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Fixing 404 errors

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A 404 error is what you get when your browser tries to access a page that doesn’t exist. Maybe you mistyped something, or the link you followed was mistyped by someone else, or maybe the webmaster moved it or renamed it or just deleted it. It’s annoying for you, and sites that care about your visit try to avoid it happening.

Well, we can’t stop 404′s 100%, and frankly dealing with it is an annoyance for those of us maintaining the website too. It’s bad enough that other sites cause us problems with incorrect links, but it is really annoying when we cause our own problems.

Unfortunately, tracking these things down and fixing them is a bit of a pain. The “Custom 404″ page and associated script referred to above corrects a lot of common errors automatically, and tries to offer help when it can’t just redirect you to the right page, but I need to keep updating it as I find new sources of errors. Sometimes the fix is as simple as just making a symbolic link, but if it is from an outside source, I want to correct it if I can. Even if it was caused by my own error, I may still want to add correction code in case that original error gets picked up by someone else.

So, to help me find errors, I have a Perl script that reads in the error_log, and compares it to a log of “corrections” already made by the Custom 404 script (this is necessary because the 404 ends up in my logs even though it was corrected). The script ignores pages that have already been corrected, and spits out a list of 404′s I need to at least investigate. Many of these will be confused web spiders – it’s really amazing how dumb some of these things are. For example, /MacOSX/macosxcupstofile.html contains this text:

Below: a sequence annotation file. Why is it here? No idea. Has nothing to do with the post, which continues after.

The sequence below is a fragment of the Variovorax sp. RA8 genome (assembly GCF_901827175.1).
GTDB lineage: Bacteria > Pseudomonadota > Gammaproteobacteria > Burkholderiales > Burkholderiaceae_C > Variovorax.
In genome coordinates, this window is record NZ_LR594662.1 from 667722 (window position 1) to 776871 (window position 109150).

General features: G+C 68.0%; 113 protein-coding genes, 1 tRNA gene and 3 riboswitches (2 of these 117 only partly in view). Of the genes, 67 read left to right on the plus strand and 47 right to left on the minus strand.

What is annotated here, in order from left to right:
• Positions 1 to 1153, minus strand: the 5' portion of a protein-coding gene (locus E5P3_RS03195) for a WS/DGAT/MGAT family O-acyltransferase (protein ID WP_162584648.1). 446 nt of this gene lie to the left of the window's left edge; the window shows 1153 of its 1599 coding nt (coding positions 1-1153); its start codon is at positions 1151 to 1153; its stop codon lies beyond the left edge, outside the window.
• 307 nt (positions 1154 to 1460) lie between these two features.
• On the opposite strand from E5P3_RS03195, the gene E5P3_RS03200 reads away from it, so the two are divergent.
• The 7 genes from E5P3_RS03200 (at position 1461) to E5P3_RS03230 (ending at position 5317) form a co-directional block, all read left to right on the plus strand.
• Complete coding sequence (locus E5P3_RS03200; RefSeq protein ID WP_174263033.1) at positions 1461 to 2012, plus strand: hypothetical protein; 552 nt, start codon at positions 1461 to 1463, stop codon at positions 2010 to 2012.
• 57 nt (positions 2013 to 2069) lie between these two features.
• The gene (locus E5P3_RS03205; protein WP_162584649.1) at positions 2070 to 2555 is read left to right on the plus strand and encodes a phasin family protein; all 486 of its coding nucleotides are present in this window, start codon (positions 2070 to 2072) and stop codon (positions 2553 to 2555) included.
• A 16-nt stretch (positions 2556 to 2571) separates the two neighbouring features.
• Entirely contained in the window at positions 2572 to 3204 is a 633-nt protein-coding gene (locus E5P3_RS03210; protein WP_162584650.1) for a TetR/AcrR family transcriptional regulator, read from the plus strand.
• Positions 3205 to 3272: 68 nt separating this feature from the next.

sudo lpadmin -p tofile -E -v socket://localhost:12000 -m raw

Dumb spiders regularly think that is a link:

[Sun Jul 11 07:07:05 2004] [error] [client 217.107.152.79] File
does not exist:
/usr/local/www/vhosts/vps.pcunix.com/htdocs/MacOSX/socket://localhost:12000/

I have the script count the number of uncorrected 404 occurences so that I can devote immediate effort to the more serious problems. The output of the script might look something like this:

/blog/b930.html 2
/SCOFAQ/news:comp.unix.admin 1
/cgi-bin/fmail.pl 1
/Books/creatingcoolwebsites.html 10
/e51/SCOFAQ/FAQ_scotec8xsession.html 1

Obviously I need to jump on that “creatingcoolwebsites.html” problem right away.

See that “fmail.pl”? That’s a script kiddy trying to break in:

205.158.224.234 - - [12/Jul/2004:12:22:04 +0000] "POST /cgi-bin/fmail.pl
HTTP/1.0" 404 2317 " http://aplawrence.com/" "-"

Checking his other attempts proves it:

205.158.224.234 - - [12/Jul/2004:12:21:05 +0000] "POST /cgi-bin/formmail.pl
HTTP/1.0" 404 2320 " http://aplawrence.com/" "-"
205.158.224.234 - - [12/Jul/2004:12:22:04 +0000] "POST /cgi-bin/fmail.pl
HTTP/1.0" 404 2317 " http://aplawrence.com/" "-"

Nothing to worry about there.

The actual script is pretty simple:

#!/usr/bin/perl
# ck404.pl
open(LOG,"www/logs/error_log");
open(C,"www/data/corrections");
%foo=();
%foo2=();
while() {
chomp;
s/->.*//;
s/^ *//;
s/ *$//;
$foo{$_}=$_;
}
close C;
while() {
chomp;
s/.*htdocs//;
s/.*cgi-bin/\/cgi-bin/;
s/^ *//;
s/ *$//;
next if $foo{$_};
$foo2{$_}++;
}
foreach (keys %foo2) {
print "$_ $foo2{$_}\n";
}

This does generate some extra garbage now and then; it doesn’t need to be perfect – it’s just a helper script that saves me time.

Well, I’ve got a few hundred 404′s I need to go look at..most of them will probably be spider errors, or things I can easily fix, but invariably there will be some new 404 mixup to deal with, and the Custom 404 code will grow some more.

*Originally published at APLawrence.com

A.P. Lawrence provides SCO Unix and Linux consulting services http://www.pcunix.com

Fixing 404 errors
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